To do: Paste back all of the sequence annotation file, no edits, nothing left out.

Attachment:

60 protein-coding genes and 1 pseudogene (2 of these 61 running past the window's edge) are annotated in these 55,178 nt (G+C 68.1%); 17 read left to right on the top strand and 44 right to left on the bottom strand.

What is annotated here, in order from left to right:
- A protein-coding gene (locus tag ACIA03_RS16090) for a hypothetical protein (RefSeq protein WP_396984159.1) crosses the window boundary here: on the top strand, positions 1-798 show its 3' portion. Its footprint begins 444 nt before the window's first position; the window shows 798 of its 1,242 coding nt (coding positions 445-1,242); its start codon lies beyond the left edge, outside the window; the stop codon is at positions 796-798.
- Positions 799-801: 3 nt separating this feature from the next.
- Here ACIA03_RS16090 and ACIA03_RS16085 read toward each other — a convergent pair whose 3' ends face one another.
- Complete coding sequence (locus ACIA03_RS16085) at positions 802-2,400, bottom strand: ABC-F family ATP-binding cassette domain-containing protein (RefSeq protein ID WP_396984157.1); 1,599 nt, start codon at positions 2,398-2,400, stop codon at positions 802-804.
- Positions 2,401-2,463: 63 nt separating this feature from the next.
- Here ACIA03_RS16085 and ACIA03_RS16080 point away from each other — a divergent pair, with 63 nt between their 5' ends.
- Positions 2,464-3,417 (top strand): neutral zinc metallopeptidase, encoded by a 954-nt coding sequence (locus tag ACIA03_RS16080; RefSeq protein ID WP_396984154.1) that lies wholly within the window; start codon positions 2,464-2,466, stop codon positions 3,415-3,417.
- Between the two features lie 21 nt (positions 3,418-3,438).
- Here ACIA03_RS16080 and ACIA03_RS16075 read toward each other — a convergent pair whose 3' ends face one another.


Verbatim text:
60 protein-coding genes and 1 pseudogene (2 of these 61 running past the window's edge) are annotated in these 55,178 nt (G+C 68.1%); 17 read left to right on the top strand and 44 right to left on the bottom strand.

What is annotated here, in order from left to right:
- A protein-coding gene (locus tag ACIA03_RS16090) for a hypothetical protein (RefSeq protein WP_396984159.1) crosses the window boundary here: on the top strand, positions 1-798 show its 3' portion. Its footprint begins 444 nt before the window's first position; the window shows 798 of its 1,242 coding nt (coding positions 445-1,242); its start codon lies beyond the left edge, outside the window; the stop codon is at positions 796-798.
- Positions 799-801: 3 nt separating this feature from the next.
- Here ACIA03_RS16090 and ACIA03_RS16085 read toward each other — a convergent pair whose 3' ends face one another.
- Complete coding sequence (locus ACIA03_RS16085) at positions 802-2,400, bottom strand: ABC-F family ATP-binding cassette domain-containing protein (RefSeq protein ID WP_396984157.1); 1,599 nt, start codon at positions 2,398-2,400, stop codon at positions 802-804.
- Positions 2,401-2,463: 63 nt separating this feature from the next.
- Here ACIA03_RS16085 and ACIA03_RS16080 point away from each other — a divergent pair, with 63 nt between their 5' ends.
- Positions 2,464-3,417 (top strand): neutral zinc metallopeptidase, encoded by a 954-nt coding sequence (locus tag ACIA03_RS16080; RefSeq protein ID WP_396984154.1) that lies wholly within the window; start codon positions 2,464-2,466, stop codon positions 3,415-3,417.
- Between the two features lie 21 nt (positions 3,418-3,438).
- Here ACIA03_RS16080 and ACIA03_RS16075 read toward each other — a convergent pair whose 3' ends face one another.